Carriers may have halted container rate erosion, just as contract talks loom
Asia-North Europe ocean carriers are preparing big increases in FAK rates next month, after squeezing ...
Despite the alliances blanking over 150,000 teu of capacity during the peak season and adopting an aggressive policy of selective rollovers, Asia-North Europe ocean carriers have so far been unsuccessful in lifting freight rates.
This week’s Shanghai Containerized Freight Index (SCFI) recorded spot rates for North Europe virtually unchanged, at $810 per teu – approximately 17% below the level of the same week a year ago.
This week saw most of the carriers hiking their FAK rates from mid-month, and they hope their strategy of squeezing supply and rolling over containers will lift rates for the remainder of the peak season, and beyond.
Indeed, forwarders have reported to The Loadstar that they are experiencing significant delays to transit times for some containers that are taking twice as long as they should to reach a North European hub port.
UK forwarder Westbound Logistics warned that the situation was set to get worse.
“It is unlikely anyone will come out of the peak season unscathed,” it said. “There are containers being rolled every single week and, in some cases, two to three times again at transhipment ports ,adding up to three weeks delay,” said Westbound director Ryan Clark.
Notwithstanding Westbound agreeing premium rates with its carriers to guarantee shipment, the forwarder admitted that that it too had suffered with a couple of containers getting caught up in the rollover chaos.
It seems that it does not matter how big you are, carriers can still mix up their priorities within export container stacks, leading to boxes being accidently shut out.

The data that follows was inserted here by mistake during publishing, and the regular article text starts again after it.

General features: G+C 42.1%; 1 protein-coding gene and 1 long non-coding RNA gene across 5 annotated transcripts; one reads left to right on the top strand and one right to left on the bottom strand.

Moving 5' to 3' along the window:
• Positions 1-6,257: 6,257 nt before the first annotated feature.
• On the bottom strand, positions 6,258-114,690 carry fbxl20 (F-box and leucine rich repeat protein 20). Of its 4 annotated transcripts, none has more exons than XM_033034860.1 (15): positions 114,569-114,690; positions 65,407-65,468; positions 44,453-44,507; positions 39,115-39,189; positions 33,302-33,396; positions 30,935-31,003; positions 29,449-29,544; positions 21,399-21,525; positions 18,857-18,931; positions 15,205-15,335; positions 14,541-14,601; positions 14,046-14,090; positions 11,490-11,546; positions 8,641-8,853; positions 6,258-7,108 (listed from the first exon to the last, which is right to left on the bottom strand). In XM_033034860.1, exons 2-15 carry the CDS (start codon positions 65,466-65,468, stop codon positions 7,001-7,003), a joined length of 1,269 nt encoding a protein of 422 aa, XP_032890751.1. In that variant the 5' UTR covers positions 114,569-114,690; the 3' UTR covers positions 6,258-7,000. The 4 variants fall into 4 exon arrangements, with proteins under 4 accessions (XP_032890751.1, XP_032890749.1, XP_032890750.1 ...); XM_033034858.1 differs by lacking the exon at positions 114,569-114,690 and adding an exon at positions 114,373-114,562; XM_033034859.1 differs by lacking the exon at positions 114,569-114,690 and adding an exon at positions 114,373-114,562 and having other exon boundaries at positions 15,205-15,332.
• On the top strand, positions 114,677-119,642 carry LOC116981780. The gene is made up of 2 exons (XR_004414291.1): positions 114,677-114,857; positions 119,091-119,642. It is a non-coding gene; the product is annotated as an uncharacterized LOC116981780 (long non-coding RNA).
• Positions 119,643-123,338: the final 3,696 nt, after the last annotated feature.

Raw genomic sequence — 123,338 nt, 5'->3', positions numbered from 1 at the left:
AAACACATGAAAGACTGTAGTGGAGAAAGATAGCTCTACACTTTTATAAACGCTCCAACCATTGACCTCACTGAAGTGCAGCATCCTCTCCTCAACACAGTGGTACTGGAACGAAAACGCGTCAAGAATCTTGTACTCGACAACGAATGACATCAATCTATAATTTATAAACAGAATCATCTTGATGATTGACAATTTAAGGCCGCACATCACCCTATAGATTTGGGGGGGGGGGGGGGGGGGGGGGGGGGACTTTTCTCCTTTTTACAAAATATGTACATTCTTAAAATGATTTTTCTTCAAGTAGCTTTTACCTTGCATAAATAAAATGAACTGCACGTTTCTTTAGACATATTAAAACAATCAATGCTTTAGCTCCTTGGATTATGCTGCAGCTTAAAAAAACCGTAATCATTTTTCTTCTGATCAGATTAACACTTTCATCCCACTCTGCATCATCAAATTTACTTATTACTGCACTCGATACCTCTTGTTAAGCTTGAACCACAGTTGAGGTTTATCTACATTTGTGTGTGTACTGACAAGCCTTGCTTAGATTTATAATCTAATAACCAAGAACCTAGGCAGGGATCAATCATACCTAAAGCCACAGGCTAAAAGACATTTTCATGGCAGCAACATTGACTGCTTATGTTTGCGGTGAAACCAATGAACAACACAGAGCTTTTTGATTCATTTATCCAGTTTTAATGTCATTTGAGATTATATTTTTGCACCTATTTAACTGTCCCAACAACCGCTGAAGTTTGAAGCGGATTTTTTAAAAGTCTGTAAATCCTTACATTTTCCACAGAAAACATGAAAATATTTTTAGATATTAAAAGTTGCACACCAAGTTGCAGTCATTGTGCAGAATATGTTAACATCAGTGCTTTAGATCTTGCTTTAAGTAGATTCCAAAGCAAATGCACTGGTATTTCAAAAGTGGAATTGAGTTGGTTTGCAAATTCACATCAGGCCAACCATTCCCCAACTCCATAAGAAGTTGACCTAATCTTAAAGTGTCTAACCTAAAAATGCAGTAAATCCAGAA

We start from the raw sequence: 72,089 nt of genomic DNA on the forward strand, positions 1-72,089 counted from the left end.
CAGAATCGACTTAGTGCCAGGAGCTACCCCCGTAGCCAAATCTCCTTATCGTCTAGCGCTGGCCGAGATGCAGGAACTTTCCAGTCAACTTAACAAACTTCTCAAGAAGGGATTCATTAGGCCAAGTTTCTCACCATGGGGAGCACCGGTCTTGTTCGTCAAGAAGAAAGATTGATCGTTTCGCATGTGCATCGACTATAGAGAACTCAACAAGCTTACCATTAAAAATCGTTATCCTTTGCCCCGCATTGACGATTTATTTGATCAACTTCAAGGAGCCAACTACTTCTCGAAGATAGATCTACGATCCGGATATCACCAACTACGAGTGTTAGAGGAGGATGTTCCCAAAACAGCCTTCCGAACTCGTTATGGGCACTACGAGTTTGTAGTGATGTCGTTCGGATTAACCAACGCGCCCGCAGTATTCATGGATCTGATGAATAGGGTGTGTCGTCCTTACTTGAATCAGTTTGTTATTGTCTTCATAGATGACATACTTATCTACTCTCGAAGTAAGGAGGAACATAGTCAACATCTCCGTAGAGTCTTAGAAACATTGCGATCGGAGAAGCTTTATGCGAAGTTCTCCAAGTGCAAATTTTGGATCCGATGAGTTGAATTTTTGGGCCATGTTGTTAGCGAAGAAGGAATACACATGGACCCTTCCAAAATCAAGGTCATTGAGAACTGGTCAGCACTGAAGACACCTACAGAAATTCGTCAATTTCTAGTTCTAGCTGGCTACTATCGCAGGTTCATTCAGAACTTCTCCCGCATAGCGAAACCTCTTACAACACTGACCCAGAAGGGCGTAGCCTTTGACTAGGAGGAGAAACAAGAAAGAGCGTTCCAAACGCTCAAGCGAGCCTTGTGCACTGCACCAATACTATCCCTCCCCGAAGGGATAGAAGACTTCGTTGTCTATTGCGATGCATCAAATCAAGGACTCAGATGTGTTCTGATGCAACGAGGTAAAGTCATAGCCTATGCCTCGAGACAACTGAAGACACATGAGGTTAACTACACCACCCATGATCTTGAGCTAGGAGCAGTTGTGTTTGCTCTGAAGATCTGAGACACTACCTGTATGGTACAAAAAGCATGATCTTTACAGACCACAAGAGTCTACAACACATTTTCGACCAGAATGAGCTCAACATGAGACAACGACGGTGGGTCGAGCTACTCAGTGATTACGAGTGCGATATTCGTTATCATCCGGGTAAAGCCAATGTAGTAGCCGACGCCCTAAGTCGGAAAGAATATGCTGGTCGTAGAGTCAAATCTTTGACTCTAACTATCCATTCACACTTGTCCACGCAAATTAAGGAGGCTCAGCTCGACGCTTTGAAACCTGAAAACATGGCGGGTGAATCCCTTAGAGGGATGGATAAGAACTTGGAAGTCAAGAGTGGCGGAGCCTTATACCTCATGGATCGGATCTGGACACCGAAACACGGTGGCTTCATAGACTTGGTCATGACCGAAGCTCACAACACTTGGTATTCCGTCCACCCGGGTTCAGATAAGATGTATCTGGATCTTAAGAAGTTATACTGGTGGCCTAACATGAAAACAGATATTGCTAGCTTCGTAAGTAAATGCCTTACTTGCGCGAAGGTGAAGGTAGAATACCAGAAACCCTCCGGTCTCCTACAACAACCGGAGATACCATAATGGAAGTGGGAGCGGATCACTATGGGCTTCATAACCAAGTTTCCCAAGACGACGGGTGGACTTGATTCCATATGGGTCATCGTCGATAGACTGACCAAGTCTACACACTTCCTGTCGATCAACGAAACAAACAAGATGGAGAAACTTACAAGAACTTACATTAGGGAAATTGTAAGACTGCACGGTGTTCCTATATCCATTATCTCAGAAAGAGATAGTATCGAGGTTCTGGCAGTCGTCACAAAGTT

At the Transport Logistic event at Munich in June, a Kuehne + Nagel executive told The Loadstar even they had had “the odd box shut out” from Asia-North Europe sailings, “but they pay dearly for that,” he added.
Westbound advised shippers to “batten down the hatches a little, because August is going to get a little rough”.
Meanwhile, the carriers are having more immediate success pushing up rates for the Asia-Mediterranean route, with the respective component of the SCFI this week recording a 14.6% spike in spot rates, to $974 per teu, which is some 9% higher than the same week of last year.
On the transpacific, the US west coast SCFI component slipped back by 7.2%, after its 11% gain of the previous week, to $1,474 per 40ft which is around 29% below the level of a year ago. For US east coast ports, there was a 5% decline for spot rates to $2,660 per 40ft, 14% less than 12 months ago.
Online freight forwarder Freightos noted that transpacific carriers had been able to impose a massive 30% GRI last August, “bolstered by a trade panicked by the imminent first round of tariffs imposed by the US government of a range of Chinese imports.
Now, with inventories still quite full, the latest wave of 10% duty on $300bn worth of Chinese imports from 1 September does not seem to be encouraging front-loading.
“A recent drop in advance shipments due to the tariff truce, and insufficient time to advance ship and beat the now instituted tariffs, all add up to surprisingly low demand,” said Freightos CMO Eytan Buchman.